Headgear of Amazon indians in comparison to headgear of "Sea Peoples"

headgear amazon indian feathered headdress headgear sea peoples headgear amazon indian feathered headdress
Above centre, headgear of "the sea peoples"
left and right, headgear of Amazon indians

link to Sea Peoples page

link to the Sea Peoples "On their heads were high feathered headresses" and the Philistines become "Phoenicians"

the invading ships are overturned

the prisoners are led away

the prisoners are led away

In 1208 before our era Libyans and five other groups—the Shardana, Shekelesh, Akawasha, Lukka and Tursha—invaded the Nile Delta. An inscription on a wall erected by the Egyptian pharaoh Merneptah in the temple of Amun at Karnak describes the Libyans’ allies as “northerners” or “of the Countries of the Sea.” So modern scholars have come to call these invaders the Sea Peoples.

Some of these Sea Peoples had been known in the eastern Mediterranean for more than a century. A letter written to the Egyptian pharaoh Akhenaten (c. 1350–1334 before our era) refers to piratical raids on coastal towns in Cyprus and Syria by the Lukka people. The Shardana also had launched surprise attacks by sea, occasionally pillaging Egypt’s coast from the time of Akhenaten’s father, Amenhotep III (c. 1388–1350 before our era). Ramesses II (c. 1279–1212 before our era), too, complained about Shardana pirates who “came boldly [sailing] in their warships from the midst of the sea, none being able to withstand them.” Because of the Shardana’s reputation as fierce warriors, 19th Dynasty pharaohs sometimes hired them as mercenaries; there were even Shardana in Ramesses II’s royal bodyguard.

About a generation after the Libyan-Sea Peoples’ invasion of Egypt, Ramesses III (c. 1182–1151 before our era) met an even greater menace. Heading toward Egypt was a coalition of marauding groups that had progressed through Anatolia and northern Syria. Inscriptions and reliefs (see photos above) on Ramesses III’s mortuary temple at Medinet Habu record the threat:

The foreign countries made a conspiracy in their islands. All at once the lands were removed and scattered in the fray. No land could stand before their arms, from Hatti [the Hittite Empire], Kode [Cilicia], Carchemish [a city on the Euphrates in Syria], Arzawa [a Hittite vassal state in western Anatolia], and Alashiya [Cyprus] on, being cut off at (one time). A camp was set up in one place in Amurru [coastal Syria]. They desolated its people, and its land was like that which has never come into being. They were coming forward toward Egypt, while the flame was prepared before them. Their confederation was the Peleset, Tjeker, Shekelesh, Denyen and Weshesh lands united. They laid their hands upon the land as far as the circuit of the earth, their hearts confident and trusting: “Our plans will succeed!”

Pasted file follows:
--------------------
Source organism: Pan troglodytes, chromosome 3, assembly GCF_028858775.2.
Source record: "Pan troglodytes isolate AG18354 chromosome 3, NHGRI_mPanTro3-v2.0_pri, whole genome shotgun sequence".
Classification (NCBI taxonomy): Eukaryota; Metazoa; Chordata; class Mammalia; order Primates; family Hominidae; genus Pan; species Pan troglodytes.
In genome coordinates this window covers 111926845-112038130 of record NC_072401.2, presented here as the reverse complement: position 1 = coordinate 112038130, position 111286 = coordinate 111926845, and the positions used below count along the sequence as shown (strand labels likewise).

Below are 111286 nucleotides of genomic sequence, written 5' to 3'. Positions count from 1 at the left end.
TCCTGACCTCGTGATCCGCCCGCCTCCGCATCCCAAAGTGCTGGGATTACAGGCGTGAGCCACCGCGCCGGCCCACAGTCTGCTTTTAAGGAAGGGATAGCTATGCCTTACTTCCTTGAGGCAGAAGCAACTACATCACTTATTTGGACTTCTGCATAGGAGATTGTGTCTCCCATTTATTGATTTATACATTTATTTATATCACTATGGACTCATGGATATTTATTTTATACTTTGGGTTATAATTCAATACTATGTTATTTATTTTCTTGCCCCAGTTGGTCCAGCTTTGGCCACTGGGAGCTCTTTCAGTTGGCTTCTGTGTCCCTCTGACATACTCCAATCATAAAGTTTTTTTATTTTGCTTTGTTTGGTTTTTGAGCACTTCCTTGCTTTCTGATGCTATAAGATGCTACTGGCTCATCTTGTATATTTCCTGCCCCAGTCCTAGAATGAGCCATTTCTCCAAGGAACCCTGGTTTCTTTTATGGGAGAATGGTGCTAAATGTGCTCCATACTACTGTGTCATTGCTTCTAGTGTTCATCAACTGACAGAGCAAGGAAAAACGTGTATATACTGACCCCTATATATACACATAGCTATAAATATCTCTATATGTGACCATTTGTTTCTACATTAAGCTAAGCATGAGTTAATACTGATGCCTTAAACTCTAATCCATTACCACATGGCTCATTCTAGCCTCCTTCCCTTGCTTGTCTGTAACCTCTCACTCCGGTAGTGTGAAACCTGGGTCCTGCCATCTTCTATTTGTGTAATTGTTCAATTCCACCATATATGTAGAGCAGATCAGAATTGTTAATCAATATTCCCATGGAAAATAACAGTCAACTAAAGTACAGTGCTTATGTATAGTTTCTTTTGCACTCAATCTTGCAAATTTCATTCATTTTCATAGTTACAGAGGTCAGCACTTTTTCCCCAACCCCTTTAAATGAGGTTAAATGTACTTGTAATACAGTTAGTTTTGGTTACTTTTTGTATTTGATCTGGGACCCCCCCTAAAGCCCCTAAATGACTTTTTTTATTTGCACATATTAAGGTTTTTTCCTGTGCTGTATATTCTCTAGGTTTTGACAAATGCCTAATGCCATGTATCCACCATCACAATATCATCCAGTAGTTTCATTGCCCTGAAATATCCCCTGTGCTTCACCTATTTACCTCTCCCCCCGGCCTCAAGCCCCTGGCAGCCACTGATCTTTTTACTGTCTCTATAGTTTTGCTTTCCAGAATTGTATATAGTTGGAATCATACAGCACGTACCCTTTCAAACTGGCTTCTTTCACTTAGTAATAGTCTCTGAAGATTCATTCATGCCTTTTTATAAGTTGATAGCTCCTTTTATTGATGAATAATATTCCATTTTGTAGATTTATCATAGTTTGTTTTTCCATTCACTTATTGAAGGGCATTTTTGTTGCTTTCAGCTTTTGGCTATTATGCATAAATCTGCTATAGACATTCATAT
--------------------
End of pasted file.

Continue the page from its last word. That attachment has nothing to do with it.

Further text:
(trans. John Wilson, in James B. Pritchard, ed., Ancient Near Eastern Texts Relating to the Old Testament [Princeton, 1955])

Ramesses III defeated the Sea Peoples’ army, probably in Canaan. The Sea Peoples’ naval fleet, however, sailed on to Egypt, where it was decimated by the Egyptians. The Harris Papyrus, a long record of the piety and benefactions of Ramesses III, states that the pharaoh settled the Sea Peoples as mercenaries in garrison towns of Palestine and Syria. Soon after his death, Egypt lost control over Canaan. The garrisons of Sea Peoples, perhaps supplemented by more recent arrivals, gained control of a number of coastal sites in the Levant.

Who were these mysterious tribes?

Of the many groups mentioned in the Egyptian texts, only two can be identified with a high degree of probability. The Peleset were likely the Philistines, and the Lukka were probably the ancestors of the Lycians, who in classical times inhabited southwestern Anatolia. According to the Bible, the Philistines came to Canaan from Caphtor (see, for example, Deuteronomy 2:23), the place called Kaptara in Akkadian texts and Keftiu in Egyptian ones. Other biblical texts refer to Philistines as “Cherethites” (probably Cretans) and to part of the Philistine coast as “the Cretan Negev” (1 Samuel 30:14). source

headgear amazon indian feathered headdress headgear amazon indian feathered headdress
Above, comparison of headgear and statues at Tula, Mexico, and Tiwanaku, Bolivia

Assyrian eagled headed god Amazonian circular headdress Aztec eagle head mask Elamite headdress 1000bc Persian headdress Indian high headdress
Above, Assyrian god with eagle head and feathered headdress, Amazonian feathered headdress,
Aztec warrior with eagle head mask, Elamite headdress 1000bc, Persian headgear, Indian headdress

Sea Peoples high headdress
Above, Sea Peoples with high feathered headdresses.